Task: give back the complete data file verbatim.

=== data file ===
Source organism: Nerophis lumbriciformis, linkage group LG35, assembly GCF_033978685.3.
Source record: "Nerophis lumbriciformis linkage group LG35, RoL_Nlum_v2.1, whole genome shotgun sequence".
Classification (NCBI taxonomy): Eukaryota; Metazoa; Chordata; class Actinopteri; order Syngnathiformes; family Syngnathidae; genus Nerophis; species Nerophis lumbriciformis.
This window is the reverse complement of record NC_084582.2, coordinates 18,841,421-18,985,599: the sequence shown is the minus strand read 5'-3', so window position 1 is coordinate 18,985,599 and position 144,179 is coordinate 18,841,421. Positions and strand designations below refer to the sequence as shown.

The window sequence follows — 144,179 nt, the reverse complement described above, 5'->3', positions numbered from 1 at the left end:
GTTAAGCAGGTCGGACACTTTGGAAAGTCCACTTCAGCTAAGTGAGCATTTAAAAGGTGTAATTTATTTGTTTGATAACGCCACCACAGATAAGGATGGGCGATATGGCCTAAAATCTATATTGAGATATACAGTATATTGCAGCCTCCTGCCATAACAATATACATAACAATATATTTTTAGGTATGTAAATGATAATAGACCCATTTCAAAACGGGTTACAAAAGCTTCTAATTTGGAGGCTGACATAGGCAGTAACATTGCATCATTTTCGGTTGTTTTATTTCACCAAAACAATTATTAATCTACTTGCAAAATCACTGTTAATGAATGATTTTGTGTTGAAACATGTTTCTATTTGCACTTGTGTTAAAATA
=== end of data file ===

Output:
Source organism: Nerophis lumbriciformis, linkage group LG35, assembly GCF_033978685.3.
Source record: "Nerophis lumbriciformis linkage group LG35, RoL_Nlum_v2.1, whole genome shotgun sequence".
Classification (NCBI taxonomy): Eukaryota; Metazoa; Chordata; class Actinopteri; order Syngnathiformes; family Syngnathidae; genus Nerophis; species Nerophis lumbriciformis.
This window is the reverse complement of record NC_084582.2, coordinates 18,841,421-18,985,599: the sequence shown is the minus strand read 5'-3', so window position 1 is coordinate 18,985,599 and position 144,179 is coordinate 18,841,421. Positions and strand designations below refer to the sequence as shown.

The window sequence follows — 144,179 nt, the reverse complement described above, 5'->3', positions numbered from 1 at the left end:
GTTAAGCAGGTCGGACACTTTGGAAAGTCCACTTCAGCTAAGTGAGCATTTAAAAGGTGTAATTTATTTGTTTGATAACGCCACCACAGATAAGGATGGGCGATATGGCCTAAAATCTATATTGAGATATACAGTATATTGCAGCCTCCTGCCATAACAATATACATAACAATATATTTTTAGGTATGTAAATGATAATAGACCCATTTCAAAACGGGTTACAAAAGCTTCTAATTTGGAGGCTGACATAGGCAGTAACATTGCATCATTTTCGGTTGTTTTATTTCACCAAAACAATTATTAATCTACTTGCAAAATCACTGTTAATGAATGATTTTGTGTTGAAACATGTTTCTATTTGCACTTGTGTTAAAATA